Winter maintenance is based on the intervention of operating services, as well as the use of deicers. Each year, in France, thousands of tons of deicers are spread through runways and taxiways. On the airport sector, the main deicers are sodium or potassium acetates and formates. All these deicers aim to prevent ice formation (preventive strategy) and/or improve the ice melting of snow residual film (curative strategy) at temperatures below 0°C. The operating principle of these compounds is based on the lowering of the solution's freezing point once dissolved in water. The phase diagram's knowledge is predominant to determine the deicer's amount to be applied on the surface. It provides a way to optimize their amounts applied with respect to weather conditions, present or forecasted. The Center for Technical Studies of Equipment in East of France (CETE de l'Est) developed and implemented a method based on Raman spectroscopy to characterize aqueous solutions of airport de-icers.
2013-09-17
Journal Article
2013-01-2301
Yao Wang, Shon Grabbe
When the demand for either a region of airspace or an airport approaches or exceeds the available capacity, miles-in-trail (MIT) restrictions are the most frequently issued traffic management initiatives (TMIs) that are used to mitigate these imbalances. Miles-in-trail operations require aircraft in a traffic stream to meet a specific inter-aircraft separation in exchange for maintaining a safe and orderly flow within the stream. This stream of aircraft can be departing an airport, over a common fix, through a sector, on a specific route or arriving at an airport. This study begins by providing a high-level overview of the distribution and causes of arrival MIT restrictions for the top ten airports in the United States. This is followed by an in-depth analysis of the frequency, duration and cause of MIT restrictions impacting the Hartsfield-Jackson Atlanta International Airport (ATL) from 2009 through 2011.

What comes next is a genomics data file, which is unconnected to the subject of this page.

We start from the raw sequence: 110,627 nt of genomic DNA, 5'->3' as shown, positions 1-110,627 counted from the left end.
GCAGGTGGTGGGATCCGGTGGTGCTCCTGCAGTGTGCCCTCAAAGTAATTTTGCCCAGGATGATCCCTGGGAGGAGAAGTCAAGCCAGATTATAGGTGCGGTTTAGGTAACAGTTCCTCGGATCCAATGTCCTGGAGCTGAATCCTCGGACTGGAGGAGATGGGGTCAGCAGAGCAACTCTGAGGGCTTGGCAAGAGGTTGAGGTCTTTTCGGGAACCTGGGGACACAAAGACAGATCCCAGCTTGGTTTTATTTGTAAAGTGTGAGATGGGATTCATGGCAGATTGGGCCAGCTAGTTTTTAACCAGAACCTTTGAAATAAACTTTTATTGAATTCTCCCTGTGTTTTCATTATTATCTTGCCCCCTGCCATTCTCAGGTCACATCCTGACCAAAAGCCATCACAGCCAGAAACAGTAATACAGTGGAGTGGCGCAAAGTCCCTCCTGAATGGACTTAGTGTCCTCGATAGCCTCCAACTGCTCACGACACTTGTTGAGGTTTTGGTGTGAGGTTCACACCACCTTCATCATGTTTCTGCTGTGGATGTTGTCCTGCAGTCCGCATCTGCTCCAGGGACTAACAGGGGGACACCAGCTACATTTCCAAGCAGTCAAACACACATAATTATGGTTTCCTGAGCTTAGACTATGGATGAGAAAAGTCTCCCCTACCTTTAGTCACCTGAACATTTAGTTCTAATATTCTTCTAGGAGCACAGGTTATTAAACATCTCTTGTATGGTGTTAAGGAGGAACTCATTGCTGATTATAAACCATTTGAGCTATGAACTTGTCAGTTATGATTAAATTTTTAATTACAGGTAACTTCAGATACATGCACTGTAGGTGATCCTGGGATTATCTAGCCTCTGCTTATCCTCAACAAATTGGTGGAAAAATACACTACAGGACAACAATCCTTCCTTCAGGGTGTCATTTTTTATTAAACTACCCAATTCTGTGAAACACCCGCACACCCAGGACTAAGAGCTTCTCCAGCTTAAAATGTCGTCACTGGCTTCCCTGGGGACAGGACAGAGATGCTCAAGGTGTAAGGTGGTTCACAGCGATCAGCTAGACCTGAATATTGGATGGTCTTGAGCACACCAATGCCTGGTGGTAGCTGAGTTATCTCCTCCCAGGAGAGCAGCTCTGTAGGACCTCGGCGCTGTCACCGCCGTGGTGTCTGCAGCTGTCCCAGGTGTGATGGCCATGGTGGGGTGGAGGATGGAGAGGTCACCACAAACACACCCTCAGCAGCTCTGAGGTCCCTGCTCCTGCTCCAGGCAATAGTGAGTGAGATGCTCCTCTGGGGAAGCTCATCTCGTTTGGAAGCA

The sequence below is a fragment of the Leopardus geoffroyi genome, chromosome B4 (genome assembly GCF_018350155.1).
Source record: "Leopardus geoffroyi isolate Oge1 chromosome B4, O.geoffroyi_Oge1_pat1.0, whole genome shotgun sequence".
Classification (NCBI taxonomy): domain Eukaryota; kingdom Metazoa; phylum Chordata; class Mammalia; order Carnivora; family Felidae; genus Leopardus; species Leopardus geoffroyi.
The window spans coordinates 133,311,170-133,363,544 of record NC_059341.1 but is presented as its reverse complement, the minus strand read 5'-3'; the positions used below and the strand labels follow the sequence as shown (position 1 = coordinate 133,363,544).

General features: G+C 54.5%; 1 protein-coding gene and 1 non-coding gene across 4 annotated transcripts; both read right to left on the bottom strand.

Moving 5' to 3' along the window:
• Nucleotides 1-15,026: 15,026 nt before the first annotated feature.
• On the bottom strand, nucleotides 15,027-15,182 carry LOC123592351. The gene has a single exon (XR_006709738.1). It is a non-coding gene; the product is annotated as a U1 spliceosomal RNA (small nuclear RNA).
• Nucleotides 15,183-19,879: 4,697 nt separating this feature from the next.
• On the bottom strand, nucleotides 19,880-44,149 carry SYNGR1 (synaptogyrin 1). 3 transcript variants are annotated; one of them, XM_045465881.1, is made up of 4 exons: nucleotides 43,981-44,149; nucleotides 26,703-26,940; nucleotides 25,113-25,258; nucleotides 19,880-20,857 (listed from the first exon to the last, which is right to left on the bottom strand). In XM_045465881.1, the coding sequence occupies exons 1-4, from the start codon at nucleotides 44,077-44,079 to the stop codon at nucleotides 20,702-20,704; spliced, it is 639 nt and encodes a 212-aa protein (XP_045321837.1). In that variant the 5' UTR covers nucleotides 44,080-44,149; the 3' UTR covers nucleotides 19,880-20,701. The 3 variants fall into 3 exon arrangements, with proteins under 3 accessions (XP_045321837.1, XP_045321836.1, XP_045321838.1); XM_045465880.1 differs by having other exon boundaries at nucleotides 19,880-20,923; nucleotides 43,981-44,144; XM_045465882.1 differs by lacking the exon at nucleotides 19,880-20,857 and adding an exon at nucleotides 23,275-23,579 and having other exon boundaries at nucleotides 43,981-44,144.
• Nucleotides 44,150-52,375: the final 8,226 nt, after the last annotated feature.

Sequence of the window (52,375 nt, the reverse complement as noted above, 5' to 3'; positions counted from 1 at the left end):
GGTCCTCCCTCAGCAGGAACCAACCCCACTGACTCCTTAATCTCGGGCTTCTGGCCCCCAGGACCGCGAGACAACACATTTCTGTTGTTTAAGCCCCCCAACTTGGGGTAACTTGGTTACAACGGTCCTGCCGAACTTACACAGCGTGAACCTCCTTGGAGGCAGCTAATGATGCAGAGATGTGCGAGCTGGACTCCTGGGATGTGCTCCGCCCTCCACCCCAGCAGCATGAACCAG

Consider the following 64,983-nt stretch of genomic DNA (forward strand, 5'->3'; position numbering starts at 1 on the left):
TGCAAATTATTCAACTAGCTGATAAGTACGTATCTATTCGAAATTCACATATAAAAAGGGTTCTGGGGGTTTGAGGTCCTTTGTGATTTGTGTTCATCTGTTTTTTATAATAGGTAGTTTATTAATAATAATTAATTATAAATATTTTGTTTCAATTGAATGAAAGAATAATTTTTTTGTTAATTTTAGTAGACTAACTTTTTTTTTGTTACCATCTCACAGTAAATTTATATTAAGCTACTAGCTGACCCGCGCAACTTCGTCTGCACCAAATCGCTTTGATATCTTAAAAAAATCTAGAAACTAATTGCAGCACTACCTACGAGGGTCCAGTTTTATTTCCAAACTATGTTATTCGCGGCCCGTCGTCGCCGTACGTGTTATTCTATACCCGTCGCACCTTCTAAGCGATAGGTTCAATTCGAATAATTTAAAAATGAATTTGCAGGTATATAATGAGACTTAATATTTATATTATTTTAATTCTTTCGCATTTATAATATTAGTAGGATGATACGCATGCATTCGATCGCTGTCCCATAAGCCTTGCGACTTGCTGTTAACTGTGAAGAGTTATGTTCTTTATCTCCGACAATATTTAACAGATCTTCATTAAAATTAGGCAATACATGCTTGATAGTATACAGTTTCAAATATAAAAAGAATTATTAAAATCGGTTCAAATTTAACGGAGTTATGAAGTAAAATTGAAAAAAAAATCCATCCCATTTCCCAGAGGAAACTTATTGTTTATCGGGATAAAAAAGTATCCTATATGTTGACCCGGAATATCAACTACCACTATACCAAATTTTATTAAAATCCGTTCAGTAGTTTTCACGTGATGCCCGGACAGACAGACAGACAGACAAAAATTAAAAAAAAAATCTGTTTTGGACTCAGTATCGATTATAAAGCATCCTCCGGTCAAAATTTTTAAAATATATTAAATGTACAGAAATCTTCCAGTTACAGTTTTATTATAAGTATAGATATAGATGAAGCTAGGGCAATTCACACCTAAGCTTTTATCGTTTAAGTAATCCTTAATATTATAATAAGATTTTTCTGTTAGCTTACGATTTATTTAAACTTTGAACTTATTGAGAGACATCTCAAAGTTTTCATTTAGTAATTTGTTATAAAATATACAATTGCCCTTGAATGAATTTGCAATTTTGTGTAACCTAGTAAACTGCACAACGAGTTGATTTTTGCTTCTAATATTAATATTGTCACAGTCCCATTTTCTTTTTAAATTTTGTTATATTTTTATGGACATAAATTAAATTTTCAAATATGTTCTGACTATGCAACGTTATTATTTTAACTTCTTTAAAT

2012-02-29
Technical Paper
2012-01-1507
Antonio Dumas, Michele Trancossi, Mauro Madonia, Maurizio Bonnici, Piergiorgio Scaccaglia, Mario Guareschi
This paper presents a novel concept of acclimatized container to increase people comfort in case of temporary housing. It is based on the ZEBRA concept (Zero Energy Building Renewable Addicted) concept studied by Università of Modena e Reggio Emilia. The original concept developed for industrial building has been extended to mobile metallic housing systems such as the containers transported by trucks which are used for troops and military command during field operations. This system does not require any external source of energy. It requires only the presence of a water well or drilling a hole to place inside a closed loop exchanger which is used to stabilize temperature of internal water which is used as a dynamic thermal barrier which maintains in the wellness conditions inside the mobile housing equipment. Energetic costs of this system are related only to the very reduced energy necessary for water pumping operations.
2012-02-29
Technical Paper
2012-01-1501
G. Patrick Brown